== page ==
January 2016

Our newest collaboration has been featured on the UH website!

A close-up image of the tubeworm Hydroides elegans with its feather-like tentacles extended from its tube. The tentacles both collect microscopic food particles from the water and serve as the place for gas exchange for the worm, passing carbon dioxide from the worm and gaining dissolved oxygen from the water. (credit: Brian Nedved)

A close-up image of the tubeworm Hydroides elegans with its feather-like tentacles extended from its tube. The tentacles both collect microscopic food particles from the water and serve as the place for gas exchange for the worm, passing carbon dioxide from the worm and gaining dissolved oxygen from the water. (credit: Brian Nedved)

 A grant, totaling more than $870,000, from the Gordon and Betty Moore Foundation to the University of Hawaiʻi will support research to understand the mechanisms by which marine biofilm bacteria—bacteria that live in slime films on the surfaces of all objects submerged in the sea—induce the settling of larvae of marine invertebrate animals. With this grant, a UH research team will focus on a small tube worm, Hydroides elegans, that settles onto marine surfaces in warm ocean waters around the world where they form masses of hard, calcified tubes. The team, led by professor Michael Hadfield at the Kewalo Marine LaboratoryPacific Biosciences Research Center in the School of Ocean and Earth Science and Technology at UH Mānoa, includes larval biologist Brian Nedved (Kewalo Marine Laboratory), microbiologist Rosie Alegado (Center for Microbial Oceanography: Research and Education) and natural products chemist Shugeng Cao (Department of Pharmaceutical Sciences, Daniel K. Inouye College of Pharmacy, UHHilo).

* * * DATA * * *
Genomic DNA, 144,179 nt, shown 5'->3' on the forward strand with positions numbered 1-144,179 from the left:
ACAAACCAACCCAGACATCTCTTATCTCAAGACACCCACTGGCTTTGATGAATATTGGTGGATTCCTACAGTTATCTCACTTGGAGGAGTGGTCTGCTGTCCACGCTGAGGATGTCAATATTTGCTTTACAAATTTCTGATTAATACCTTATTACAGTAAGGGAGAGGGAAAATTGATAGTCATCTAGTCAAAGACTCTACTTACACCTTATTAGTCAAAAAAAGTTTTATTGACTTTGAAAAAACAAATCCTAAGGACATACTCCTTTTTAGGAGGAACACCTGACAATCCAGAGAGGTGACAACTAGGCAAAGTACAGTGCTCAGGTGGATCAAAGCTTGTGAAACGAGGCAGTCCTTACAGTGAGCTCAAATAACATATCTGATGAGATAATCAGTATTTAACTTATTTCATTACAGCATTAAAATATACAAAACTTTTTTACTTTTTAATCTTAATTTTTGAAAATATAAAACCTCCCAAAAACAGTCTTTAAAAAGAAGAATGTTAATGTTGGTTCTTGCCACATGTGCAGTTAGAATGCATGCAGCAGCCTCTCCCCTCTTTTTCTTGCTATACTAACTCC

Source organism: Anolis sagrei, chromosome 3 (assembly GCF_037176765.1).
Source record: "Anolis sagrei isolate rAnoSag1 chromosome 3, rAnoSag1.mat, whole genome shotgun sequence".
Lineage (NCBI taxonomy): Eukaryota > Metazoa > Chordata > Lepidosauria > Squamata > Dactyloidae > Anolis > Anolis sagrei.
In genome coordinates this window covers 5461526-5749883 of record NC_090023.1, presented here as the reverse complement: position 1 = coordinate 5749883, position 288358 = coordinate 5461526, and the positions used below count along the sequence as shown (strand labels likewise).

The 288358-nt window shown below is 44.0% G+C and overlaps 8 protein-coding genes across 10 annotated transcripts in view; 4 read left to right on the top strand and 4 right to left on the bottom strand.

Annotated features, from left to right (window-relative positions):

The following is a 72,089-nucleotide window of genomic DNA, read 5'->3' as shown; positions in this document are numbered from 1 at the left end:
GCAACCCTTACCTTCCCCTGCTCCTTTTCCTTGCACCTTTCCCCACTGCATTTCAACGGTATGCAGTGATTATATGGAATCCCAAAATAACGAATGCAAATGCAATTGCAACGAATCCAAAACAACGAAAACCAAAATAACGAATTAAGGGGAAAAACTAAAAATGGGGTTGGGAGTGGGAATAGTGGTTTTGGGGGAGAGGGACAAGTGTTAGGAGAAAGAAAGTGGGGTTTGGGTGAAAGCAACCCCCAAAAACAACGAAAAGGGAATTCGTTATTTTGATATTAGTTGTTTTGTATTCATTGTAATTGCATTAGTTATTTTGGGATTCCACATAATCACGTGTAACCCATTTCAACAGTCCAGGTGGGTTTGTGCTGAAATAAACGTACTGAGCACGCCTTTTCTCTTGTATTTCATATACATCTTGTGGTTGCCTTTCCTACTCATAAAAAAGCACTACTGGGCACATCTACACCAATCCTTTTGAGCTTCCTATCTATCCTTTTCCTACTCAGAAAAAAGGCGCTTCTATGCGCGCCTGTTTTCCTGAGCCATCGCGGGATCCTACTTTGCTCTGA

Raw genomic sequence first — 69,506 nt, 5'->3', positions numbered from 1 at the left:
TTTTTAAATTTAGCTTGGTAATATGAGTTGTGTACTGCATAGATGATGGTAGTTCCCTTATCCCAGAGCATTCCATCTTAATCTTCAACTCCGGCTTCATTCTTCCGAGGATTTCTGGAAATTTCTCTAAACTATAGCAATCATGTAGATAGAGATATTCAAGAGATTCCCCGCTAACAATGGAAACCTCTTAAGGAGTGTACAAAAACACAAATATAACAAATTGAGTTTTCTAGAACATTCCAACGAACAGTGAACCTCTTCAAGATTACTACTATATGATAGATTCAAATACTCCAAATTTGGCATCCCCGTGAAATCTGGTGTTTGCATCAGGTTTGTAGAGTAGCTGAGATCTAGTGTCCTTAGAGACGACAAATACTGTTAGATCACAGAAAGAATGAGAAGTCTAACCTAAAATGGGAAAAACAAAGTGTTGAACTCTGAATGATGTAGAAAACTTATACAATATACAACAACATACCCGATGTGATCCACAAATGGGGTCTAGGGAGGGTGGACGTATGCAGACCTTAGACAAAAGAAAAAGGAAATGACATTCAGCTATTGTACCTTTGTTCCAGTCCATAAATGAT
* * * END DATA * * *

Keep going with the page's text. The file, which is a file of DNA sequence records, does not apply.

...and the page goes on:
http://www.hawaii.edu/news/2016/01/26/how-bacteria-induce-settling-and-transformation-of-marine-larvae-investigated/